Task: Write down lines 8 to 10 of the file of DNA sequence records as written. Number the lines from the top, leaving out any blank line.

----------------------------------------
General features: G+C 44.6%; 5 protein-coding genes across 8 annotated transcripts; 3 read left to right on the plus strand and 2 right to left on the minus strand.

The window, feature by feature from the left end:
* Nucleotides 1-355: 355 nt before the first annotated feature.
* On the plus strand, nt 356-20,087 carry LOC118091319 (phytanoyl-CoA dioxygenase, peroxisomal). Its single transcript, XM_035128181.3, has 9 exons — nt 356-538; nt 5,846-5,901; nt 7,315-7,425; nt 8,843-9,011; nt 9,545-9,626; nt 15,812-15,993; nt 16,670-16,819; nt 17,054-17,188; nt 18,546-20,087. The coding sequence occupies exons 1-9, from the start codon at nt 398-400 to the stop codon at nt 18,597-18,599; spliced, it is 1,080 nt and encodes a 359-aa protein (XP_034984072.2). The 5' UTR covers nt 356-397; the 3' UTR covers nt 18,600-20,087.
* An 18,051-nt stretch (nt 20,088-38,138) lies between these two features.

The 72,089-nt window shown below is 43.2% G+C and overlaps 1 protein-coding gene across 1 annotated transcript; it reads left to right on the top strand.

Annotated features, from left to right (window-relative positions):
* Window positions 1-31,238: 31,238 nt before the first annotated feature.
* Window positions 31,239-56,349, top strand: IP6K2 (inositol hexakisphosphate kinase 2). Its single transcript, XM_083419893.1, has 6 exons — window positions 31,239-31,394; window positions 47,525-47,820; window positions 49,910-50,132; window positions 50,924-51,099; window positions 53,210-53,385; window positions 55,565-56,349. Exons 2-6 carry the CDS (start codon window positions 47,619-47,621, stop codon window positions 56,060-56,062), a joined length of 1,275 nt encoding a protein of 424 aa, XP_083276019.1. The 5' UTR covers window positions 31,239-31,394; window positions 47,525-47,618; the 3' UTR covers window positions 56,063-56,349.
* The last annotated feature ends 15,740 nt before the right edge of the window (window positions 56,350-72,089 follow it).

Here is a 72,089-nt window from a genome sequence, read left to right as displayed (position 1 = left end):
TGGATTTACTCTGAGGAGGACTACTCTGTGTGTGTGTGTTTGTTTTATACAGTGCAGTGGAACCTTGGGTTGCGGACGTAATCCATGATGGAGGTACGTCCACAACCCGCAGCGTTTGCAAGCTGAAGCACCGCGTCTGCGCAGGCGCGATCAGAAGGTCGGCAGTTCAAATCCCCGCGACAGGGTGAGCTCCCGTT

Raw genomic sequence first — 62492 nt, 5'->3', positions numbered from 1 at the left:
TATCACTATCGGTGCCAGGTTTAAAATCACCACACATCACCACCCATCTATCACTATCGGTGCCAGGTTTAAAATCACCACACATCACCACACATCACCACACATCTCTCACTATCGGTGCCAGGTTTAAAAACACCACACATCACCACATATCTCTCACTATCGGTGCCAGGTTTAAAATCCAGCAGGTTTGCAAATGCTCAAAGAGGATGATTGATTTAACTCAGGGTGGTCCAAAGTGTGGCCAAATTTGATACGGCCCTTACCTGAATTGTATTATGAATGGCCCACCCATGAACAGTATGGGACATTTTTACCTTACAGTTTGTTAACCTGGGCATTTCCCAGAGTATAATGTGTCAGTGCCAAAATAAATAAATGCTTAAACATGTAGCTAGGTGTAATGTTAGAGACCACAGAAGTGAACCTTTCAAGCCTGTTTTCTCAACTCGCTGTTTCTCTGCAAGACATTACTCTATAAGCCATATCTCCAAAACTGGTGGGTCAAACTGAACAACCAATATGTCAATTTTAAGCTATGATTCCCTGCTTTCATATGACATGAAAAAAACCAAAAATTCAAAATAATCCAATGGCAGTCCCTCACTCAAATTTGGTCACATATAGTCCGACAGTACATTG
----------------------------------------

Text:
* Window positions 1-31,238: 31,238 nt before the first annotated feature.
* Window positions 31,239-56,349, top strand: IP6K2 (inositol hexakisphosphate kinase 2). Its single transcript, XM_083419893.1, has 6 exons — window positions 31,239-31,394; window positions 47,525-47,820; window positions 49,910-50,132; window positions 50,924-51,099; window positions 53,210-53,385; window positions 55,565-56,349. Exons 2-6 carry the CDS (start codon window positions 47,619-47,621, stop codon window positions 56,060-56,062), a joined length of 1,275 nt encoding a protein of 424 aa, XP_083276019.1. The 5' UTR covers window positions 31,239-31,394; window positions 47,525-47,618; the 3' UTR covers window positions 56,063-56,349.
* The last annotated feature ends 15,740 nt before the right edge of the window (window positions 56,350-72,089 follow it).